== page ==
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From Steve Loughran <>
Subject Re: failonerror; general solution
Date Thu, 09 Oct 2003 20:27:22 GMT
Jack Woehr wrote:
> Gus Heck wrote:
>>Im wondering if part of what is happening is a migration of what people
>>need from a build tool...
> Hi Gus ...
> I think what's happening is that people are building larger projects than
> most people who develop for Apache Ant had dealt with early in Ant history.
> I'm working on the build for a large Java project, 3939 lines of Ant XML.
> We have all sorts of configurations for the built product.
> Sitting there and writing two targets, one if="blah, one unless="blah",
> and putting both in the dependencies for the init target ... that can get old after only
> a few config variables!

For big projects, ant-contrib makes sense. I personally use try/catch in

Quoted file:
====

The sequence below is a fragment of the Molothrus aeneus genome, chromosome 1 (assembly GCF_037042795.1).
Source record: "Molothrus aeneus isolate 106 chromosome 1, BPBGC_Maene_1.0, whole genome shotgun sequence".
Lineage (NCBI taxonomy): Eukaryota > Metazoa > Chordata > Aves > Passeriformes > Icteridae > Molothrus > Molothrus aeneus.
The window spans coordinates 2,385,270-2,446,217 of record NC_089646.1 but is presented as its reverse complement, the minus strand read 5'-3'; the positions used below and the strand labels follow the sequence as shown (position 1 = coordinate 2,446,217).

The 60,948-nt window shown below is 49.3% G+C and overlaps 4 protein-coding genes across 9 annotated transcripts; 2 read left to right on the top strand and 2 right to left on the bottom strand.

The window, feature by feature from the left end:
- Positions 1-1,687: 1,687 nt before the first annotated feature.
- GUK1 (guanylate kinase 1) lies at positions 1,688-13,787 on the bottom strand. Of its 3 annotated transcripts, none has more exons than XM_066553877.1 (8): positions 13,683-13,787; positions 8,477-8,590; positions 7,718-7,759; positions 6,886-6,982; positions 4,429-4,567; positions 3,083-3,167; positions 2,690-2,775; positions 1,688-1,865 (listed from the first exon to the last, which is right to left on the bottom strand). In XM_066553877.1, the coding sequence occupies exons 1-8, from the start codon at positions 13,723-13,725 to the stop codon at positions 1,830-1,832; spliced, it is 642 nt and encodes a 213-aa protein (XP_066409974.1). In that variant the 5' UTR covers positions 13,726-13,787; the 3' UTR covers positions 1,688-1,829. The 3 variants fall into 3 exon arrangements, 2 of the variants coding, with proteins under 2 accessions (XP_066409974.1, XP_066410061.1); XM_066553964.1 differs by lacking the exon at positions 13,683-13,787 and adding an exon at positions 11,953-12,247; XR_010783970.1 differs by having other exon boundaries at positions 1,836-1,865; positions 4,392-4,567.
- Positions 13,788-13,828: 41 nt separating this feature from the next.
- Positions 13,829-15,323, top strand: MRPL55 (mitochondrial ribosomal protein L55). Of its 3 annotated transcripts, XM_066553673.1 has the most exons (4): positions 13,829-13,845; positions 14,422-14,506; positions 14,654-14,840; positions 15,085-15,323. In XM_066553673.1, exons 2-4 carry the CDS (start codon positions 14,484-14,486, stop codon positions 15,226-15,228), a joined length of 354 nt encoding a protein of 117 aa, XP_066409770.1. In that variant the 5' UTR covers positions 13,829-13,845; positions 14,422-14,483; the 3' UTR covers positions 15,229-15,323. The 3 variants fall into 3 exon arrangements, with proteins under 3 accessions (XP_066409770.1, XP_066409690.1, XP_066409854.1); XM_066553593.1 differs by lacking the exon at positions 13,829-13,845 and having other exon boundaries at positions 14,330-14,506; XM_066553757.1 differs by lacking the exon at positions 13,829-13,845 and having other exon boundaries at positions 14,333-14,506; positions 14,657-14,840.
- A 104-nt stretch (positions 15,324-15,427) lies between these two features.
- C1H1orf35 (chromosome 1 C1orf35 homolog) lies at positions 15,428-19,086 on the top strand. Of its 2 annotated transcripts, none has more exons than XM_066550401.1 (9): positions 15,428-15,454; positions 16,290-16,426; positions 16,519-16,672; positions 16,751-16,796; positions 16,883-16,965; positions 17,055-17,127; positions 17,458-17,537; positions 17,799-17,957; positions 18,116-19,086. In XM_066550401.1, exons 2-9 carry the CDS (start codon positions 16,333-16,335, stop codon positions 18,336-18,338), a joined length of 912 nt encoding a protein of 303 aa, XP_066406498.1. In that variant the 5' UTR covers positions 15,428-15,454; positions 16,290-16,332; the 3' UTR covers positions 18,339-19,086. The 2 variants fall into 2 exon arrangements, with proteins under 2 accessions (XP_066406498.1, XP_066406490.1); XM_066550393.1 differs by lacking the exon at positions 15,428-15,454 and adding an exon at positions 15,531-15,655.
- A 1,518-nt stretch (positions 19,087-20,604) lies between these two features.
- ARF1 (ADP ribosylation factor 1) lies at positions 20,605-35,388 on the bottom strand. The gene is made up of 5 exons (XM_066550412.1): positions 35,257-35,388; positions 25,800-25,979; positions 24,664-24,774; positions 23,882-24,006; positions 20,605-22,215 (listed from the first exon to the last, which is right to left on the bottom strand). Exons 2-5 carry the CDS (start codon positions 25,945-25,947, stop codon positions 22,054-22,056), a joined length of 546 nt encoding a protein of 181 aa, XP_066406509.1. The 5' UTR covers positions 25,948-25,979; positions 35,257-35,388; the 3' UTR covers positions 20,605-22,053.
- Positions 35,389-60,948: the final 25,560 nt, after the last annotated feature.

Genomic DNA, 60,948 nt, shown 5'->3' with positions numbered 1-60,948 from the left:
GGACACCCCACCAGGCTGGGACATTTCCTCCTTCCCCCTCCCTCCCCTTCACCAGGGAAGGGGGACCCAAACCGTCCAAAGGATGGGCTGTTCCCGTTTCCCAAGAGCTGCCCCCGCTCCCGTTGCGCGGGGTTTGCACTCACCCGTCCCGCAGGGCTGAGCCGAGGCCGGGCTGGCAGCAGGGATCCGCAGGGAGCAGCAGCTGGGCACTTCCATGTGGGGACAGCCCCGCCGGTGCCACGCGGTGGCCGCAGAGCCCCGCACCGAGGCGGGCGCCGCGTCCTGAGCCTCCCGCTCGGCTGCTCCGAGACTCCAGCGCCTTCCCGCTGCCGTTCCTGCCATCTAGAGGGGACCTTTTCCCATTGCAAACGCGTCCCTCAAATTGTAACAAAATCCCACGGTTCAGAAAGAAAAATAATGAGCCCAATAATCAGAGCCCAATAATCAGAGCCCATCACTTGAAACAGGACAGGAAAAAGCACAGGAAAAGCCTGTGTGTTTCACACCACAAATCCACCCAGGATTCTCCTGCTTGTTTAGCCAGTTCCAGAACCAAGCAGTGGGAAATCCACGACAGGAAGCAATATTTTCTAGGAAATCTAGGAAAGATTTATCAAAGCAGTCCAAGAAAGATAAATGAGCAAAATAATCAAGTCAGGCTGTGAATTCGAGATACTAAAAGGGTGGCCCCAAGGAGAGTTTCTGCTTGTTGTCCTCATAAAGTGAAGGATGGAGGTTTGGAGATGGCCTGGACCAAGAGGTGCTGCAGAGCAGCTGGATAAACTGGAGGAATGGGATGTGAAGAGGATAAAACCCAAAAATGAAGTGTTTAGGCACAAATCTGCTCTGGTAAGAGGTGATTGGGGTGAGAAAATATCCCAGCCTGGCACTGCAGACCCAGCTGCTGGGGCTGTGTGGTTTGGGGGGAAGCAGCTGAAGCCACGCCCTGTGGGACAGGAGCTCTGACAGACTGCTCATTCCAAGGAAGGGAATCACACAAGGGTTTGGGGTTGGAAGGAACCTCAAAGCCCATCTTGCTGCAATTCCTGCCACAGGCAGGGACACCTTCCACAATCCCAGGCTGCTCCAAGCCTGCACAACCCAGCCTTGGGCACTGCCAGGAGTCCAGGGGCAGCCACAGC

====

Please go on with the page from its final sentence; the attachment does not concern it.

places to deal with installation grief only, the rest is declarative. 
And we do scary things here, things called C++, CppUnit and .NET :(

The trouble with putting it in from the beginning is that it encourages 
bad ways.

And look what we have instead; some tasks have failoneeror, some dont; 
those that do sometimes have different defaults from others (exec and 
java default to false).

An alternate future option is to use aspects on the tasks, so that
<taskFoo ant:failonerror="true"> hands failure handling off to Ant, not 
the task. This has been discussed before, usually in the context of Ant2.0

>>If so, should ant change?
> Yes. As I said two years ago on this list, Ant (like m4, like make) is sort of a mini-Prolog,
> and Prolog *changed*. Like Edmund Burke's famous advice to King George III on the Stamp

which was?

> Act, the Prologians recognized that while everything *could* be solved purely by logic
it was not
> always *convenient* to solve everything purely by logic. So Prolog added some control
flow and
> iteration.

Did it? Why, that is a crime against tail recursion!

Actually one of the nice things of prolog is that its list structure was 
clean and elegant and easily used.

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